President Susilo Bambang Yudhoyono’s decade in office has been marked by only patchy progress on human rights and Indonesia’s next leader must urgently tackle ongoing violations and repeal repressive and discriminatory laws, Amnesty International said today in a human rights agenda for Indonesia’s presidential candidates.
With campaigning under way for Indonesia’s presidential election on 9 July 2014, the agenda covers eight key human rights issues that the new administration should tackle.
“It is disappointing that during the campaigning period the candidates have so far mostly ignored human rights. Indonesia has come a long way over the past decade, but there are still serious challenges remaining that the candidates should address,” said Rupert Abbott, Amnesty International’s Deputy Asia Pacific Director.
There have been some human rights improvements during President Yudhoyono’s administration (2004-2014), including the introduction of new human rights regulations for policing as well as legal reforms strengthening witness protection.
Indonesia has also played an important role in the establishment of the ASEAN Intergovernmental Commission on Human Rights (AICHR), a body that could play a powerful role in enforcing rights standards across the region.
But serious violations have continued – ranging from suppression of freedom of expression and torture or other ill-treatment by security forces, to almost complete impunity for crimes under international law committed during the Suharto era and the period of reform that followed. Further, executions resumed in Indonesia in 2013 after a four-year hiatus.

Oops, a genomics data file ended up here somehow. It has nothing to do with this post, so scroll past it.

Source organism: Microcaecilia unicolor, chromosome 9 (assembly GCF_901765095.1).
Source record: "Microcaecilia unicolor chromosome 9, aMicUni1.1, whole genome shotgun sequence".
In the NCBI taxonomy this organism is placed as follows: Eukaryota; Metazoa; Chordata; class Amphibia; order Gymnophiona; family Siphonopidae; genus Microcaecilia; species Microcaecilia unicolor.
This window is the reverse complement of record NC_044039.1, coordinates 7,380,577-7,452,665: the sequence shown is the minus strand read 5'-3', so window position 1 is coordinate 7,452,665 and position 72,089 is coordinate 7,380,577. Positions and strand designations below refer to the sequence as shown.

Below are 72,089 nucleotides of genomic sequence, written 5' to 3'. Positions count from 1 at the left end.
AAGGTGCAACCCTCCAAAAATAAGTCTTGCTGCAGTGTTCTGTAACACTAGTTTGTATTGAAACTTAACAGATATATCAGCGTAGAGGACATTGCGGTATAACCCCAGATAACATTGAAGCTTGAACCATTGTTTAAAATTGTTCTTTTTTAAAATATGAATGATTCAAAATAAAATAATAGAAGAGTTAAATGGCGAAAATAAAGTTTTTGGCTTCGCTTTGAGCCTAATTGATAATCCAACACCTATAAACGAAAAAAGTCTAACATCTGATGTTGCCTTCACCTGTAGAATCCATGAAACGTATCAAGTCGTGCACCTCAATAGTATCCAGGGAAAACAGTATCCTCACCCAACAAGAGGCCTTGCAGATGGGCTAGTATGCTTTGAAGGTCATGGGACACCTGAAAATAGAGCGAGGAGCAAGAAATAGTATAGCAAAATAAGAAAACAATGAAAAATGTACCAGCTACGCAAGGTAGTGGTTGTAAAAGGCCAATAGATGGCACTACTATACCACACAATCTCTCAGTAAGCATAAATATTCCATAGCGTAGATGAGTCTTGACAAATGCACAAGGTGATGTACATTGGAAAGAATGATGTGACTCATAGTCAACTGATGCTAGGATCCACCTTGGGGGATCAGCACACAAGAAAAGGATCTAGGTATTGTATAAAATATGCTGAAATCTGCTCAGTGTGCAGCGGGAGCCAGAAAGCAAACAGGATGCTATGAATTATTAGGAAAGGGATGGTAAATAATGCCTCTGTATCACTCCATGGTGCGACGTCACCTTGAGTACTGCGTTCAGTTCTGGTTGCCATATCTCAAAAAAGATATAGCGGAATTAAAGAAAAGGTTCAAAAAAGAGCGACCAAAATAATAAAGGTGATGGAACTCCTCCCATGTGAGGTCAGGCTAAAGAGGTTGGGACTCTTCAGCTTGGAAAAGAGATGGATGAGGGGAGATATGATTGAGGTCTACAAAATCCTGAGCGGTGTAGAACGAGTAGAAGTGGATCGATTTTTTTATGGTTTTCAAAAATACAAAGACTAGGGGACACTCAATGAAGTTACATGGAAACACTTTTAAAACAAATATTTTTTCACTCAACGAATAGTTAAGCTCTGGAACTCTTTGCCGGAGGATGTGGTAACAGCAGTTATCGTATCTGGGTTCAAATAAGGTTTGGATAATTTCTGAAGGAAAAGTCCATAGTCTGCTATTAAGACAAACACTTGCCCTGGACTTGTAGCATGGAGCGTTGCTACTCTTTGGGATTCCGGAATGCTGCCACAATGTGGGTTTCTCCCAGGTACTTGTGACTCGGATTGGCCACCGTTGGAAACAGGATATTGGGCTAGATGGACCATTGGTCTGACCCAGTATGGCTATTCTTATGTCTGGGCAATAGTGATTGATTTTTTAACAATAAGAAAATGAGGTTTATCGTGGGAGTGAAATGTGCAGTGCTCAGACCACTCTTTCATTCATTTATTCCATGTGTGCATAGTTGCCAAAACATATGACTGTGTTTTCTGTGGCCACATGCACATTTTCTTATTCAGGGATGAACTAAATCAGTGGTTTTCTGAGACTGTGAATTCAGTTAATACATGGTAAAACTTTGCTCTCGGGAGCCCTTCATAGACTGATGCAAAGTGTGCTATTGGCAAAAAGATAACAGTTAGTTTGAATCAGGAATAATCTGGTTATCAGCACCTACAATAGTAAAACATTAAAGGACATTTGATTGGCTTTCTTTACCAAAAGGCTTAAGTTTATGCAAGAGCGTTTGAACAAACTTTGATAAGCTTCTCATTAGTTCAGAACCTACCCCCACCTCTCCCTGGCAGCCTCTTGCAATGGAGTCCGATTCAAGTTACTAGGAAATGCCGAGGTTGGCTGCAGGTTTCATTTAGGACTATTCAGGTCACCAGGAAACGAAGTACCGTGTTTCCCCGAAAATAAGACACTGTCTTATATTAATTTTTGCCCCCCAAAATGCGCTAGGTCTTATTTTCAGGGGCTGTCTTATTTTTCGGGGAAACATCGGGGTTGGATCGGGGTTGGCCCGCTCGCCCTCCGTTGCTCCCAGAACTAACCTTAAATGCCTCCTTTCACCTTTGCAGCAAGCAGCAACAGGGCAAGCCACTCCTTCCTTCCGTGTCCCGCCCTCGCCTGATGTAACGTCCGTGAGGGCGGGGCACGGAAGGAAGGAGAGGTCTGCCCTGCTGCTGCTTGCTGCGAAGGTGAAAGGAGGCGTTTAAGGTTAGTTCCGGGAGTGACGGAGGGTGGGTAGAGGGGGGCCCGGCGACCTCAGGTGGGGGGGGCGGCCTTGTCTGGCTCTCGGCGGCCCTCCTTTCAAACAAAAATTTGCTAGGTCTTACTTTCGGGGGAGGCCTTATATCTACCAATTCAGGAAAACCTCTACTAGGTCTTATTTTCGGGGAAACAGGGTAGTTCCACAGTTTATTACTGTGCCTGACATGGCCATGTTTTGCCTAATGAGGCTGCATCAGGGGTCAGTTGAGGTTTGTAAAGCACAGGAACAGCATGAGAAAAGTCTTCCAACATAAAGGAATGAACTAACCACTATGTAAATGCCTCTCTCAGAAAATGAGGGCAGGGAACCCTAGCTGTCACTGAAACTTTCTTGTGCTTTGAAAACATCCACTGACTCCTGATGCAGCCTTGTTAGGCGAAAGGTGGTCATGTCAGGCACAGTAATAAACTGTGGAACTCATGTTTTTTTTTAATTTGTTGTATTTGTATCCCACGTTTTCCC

Although Indonesia has signed up to key international treaties guaranteeing rights protections, in most cases they have not been incorporated into domestic law or implemented in policy and practice.
“Indonesia’s next president must go beyond paper promises and ensure that the daily reality in the country matches its lofty international commitments,” said Rupert Abbott.
“The past decade has been marked by only patchy progress on human rights, and even regression in some areas.”
In particular, freedom of expression has deteriorated in recent years, and Indonesia’s next president must work to amend or repeal legislation that is used to criminalize peaceful political activities.
More than 70 people, mainly activists from the eastern provinces of Papua and Maluku, are currently imprisoned for “rebellion” (makar) – for taking part in peaceful political protests or raising banned independence flags. A 2007 regulation banning “separatist” flags has led to scores of arrests.
Harassment and attacks on religious minorities have also increased under President Yudhoyono’s administration, fuelled by discriminatory laws at both the regional and national level.
The minority Ahmadiyya community is prohibited from promoting their activities and teachings in many parts of Indonesia. The group has been the target of frequent attacks across the country in recent years, and there are credible reports that local government officials have sometimes allied with hard-line religious groups to threaten or harass Ahmadiyya members into renouncing their beliefs.
“As long as discriminatory laws against religious minorities are in place, the violence and harassment that groups like the Ahmadiyya face are effectively state-sanctioned. The new government must urgently work to repeal all laws that threaten freedom of religion or expression,” said Rupert Abbott.
Women and girls continue to face barriers in exercising their rights, and there are laws and regulations that discriminate against women. The government has also failed to prohibit and take effective and appropriate action to eliminate practices which are harmful to women and girls, such as female genital mutilation, including providing appropriate criminal penalties for those who perform such acts.